Temperature gradient

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A temperature gradient is a physical quantity that describes in which direction and at what rate the temperature changes the most rapidly around a particular location. The temperature gradient is a dimensional quantity expressed in units of degrees (on a particular temperature scale) per unit length. The SI unit is kelvin per meter (K/m).

Temperature gradients in the atmosphere are important in the atmospheric sciences (meteorology, climatology and related fields).

Mathematical description

Assuming that the temperature T is an intensive quantity, i.e., a single-valued, continuous and differentiable function of three-dimensional space (often called a scalar field), i.e., that

where x, y and z are the coordinates of the location of interest, then the temperature gradient is the vector quantity defined as


Physical processes


On a global and annual basis, the dynamics of the atmosphere (and the oceans) can be understood as attempting to reduce the large difference of temperature between the poles and the equator by redistributing warm and cold air and water, known as Earth's heat engine.


Differences in air temperature between different locations are critical in weather forecasting and climate. The absorption of solar light at or near the planetary surface increases the temperature gradient and may result in convection (a major process of cloud formation, often associated with precipitation). Meteorological fronts are regions where the horizontal temperature gradient may reach relatively high values, as these are boundaries between air masses with rather distinct properties.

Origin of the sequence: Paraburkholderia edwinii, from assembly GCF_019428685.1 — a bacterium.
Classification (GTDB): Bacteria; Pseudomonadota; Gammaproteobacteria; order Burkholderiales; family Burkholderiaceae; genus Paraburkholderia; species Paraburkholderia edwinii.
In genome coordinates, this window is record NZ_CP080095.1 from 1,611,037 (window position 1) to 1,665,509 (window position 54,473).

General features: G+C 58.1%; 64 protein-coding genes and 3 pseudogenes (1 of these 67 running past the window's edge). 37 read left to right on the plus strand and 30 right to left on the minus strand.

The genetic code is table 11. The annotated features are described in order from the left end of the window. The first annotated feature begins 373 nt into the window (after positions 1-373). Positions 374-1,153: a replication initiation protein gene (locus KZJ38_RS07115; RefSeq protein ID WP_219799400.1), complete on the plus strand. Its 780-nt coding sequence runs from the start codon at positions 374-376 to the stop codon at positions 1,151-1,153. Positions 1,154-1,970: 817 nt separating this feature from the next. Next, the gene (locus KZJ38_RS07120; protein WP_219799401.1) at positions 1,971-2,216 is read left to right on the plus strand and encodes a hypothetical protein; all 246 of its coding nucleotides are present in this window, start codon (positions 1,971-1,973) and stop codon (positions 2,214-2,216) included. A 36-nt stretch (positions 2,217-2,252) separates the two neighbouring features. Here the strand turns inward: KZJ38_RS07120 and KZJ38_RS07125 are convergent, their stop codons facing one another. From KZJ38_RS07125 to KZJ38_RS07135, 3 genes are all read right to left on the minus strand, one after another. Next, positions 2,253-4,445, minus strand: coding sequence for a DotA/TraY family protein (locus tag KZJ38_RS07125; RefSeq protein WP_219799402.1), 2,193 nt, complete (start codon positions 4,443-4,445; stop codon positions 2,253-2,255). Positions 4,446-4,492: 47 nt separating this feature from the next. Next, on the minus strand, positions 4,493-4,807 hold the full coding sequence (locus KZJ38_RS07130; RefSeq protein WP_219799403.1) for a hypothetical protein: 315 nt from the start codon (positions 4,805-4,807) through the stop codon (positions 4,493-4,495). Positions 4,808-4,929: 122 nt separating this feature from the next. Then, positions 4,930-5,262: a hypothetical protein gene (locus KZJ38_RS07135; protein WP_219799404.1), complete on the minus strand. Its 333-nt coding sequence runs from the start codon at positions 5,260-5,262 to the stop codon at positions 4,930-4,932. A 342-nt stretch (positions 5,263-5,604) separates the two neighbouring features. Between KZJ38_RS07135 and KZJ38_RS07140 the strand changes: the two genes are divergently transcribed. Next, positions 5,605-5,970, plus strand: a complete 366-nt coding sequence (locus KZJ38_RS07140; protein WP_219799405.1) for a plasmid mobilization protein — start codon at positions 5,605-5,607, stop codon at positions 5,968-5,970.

Clearly, the temperature gradient may change substantially in time, as a result of diurnal or seasonal heating and cooling for instance. This most likely happens during an inversion. For instance, during the day the temperature at ground level may be cold while it's warmer up in the atmosphere. As the day shifts over to night the temperature might drop rapidly while at other places on the land stay warmer or cooler at the same elevation. This happens on the West Coast of the United States sometimes due to geography.


Expansion and contraction of rock, caused by temperature changes during a wildfire, through thermal stress weathering, may result in thermal shock and subsequent structure failure.

Indoor temperature


See also


  • Edward N. Lorenz (1967) The nature and theory of the general circulation of atmosphere, World Meteorological Organization, Publication No. 218, Geneva, Switzerland.[1]
  • M. I. Budyko (1978) Climate and Life, Academic Press, International Geophysics Series, Volume 18, ISBN 0-12-139450-6.[2]
  • Robert G. Fleagle and Joost A. Businger (1980) An Introduction to Atmospheric Physics, Second Edition, Academic Press, International Geophysics Series, Volume 25, ISBN 0-12-260355-9.[3]
  • David Miller (1981) Energy at the Surface of the Earth: An Introduction to the Energetics of Ecosystems, Academic Press, International Geophysics Series, Volume 29.[4]
  • John M. Wallace and Peter V. Hobbs (2006) Atmospheric Science: An Introductory Survey, Second Edition, Academic Press, International Geophysics Series, ISBN 0-12-732951-X.[5]

External links